Show $\sum_{ r = 0}^{n} {(\binom n r)}^{2} = \frac{(2n)!}{(n!)^{2}}$ [duplicate]

How do we show that this identity holds for any n? Any hints or solutions?

Show $\sum_{ r = 0}^{n} {(\binom n r)}^{2} = \frac{(2n)!}{(n!)^{2}}$

marked as duplicate by lab bhattacharjee, Brian M. Scott combinatorics StackExchange.ready(function() { if (StackExchange.options.isMobile) return; $('.dupe-hammer-message-hover:not(.hover-bound)').each(function() { var$hover = $(this).addClass('hover-bound'),$msg = $hover.siblings('.dupe-hammer-message');$hover.hover( function() { $hover.showInfoMessage('', { messageElement:$msg.clone().show(), transient: false, position: { my: 'bottom left', at: 'top center', offsetTop: -7 }, dismissable: false, relativeToBody: true }); }, function() { StackExchange.helpers.removeMessages(); } ); }); }); Jun 23 '15 at 6:26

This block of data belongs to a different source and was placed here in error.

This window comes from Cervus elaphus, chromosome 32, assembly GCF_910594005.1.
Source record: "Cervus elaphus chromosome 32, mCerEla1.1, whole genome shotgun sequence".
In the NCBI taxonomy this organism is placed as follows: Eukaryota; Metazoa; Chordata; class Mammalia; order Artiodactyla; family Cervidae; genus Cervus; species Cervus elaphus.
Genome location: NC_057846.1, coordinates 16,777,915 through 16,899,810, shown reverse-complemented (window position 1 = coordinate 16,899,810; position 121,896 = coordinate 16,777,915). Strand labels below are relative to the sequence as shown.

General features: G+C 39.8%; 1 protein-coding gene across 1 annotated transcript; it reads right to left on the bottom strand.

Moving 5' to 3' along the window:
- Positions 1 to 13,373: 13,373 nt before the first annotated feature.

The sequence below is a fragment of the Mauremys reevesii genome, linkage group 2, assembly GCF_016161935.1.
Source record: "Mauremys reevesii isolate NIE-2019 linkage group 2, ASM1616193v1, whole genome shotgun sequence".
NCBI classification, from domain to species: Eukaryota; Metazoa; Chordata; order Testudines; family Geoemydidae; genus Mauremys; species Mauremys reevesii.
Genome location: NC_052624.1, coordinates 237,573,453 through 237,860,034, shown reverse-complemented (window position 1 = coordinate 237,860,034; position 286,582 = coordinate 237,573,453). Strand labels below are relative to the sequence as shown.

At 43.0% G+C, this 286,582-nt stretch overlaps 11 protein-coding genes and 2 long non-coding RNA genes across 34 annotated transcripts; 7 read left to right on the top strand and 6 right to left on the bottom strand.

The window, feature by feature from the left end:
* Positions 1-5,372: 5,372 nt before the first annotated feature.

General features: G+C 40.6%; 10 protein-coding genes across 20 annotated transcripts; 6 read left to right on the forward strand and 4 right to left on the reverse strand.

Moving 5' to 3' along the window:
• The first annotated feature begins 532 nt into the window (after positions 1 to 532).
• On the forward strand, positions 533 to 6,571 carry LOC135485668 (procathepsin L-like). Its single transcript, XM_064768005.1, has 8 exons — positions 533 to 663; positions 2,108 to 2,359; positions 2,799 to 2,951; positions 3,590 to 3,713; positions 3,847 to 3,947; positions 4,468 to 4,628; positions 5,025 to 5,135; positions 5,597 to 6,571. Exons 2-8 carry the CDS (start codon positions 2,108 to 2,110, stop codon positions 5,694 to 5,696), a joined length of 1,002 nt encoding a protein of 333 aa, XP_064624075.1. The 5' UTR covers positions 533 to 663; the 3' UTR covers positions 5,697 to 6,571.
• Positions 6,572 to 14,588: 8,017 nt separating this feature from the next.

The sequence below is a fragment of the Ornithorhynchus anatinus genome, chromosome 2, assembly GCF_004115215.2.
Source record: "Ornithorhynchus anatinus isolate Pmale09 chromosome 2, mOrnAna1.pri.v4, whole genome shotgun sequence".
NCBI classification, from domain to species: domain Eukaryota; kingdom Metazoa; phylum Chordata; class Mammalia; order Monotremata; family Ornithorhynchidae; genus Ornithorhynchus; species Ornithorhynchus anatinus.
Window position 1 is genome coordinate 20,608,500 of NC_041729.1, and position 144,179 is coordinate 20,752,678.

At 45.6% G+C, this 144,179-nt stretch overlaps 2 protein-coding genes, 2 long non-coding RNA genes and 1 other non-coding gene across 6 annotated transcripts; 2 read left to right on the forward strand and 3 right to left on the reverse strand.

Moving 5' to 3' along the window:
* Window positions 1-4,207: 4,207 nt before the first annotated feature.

• A broad hint: write one of your two $n\choose r$ terms as $n\choose n-r$ using the symmetry of the binomial coefficients. From there you should be able to apply familiar identities... – Steven Stadnicki Jun 23 '15 at 6:16
• For $~n=\dfrac12~$ we have $~\displaystyle\sum_{n=0}^\infty\frac{\displaystyle{2n\choose n}^2}{16^n~(2n-1)^2}=\frac4\pi$ – Lucian Jun 23 '15 at 6:28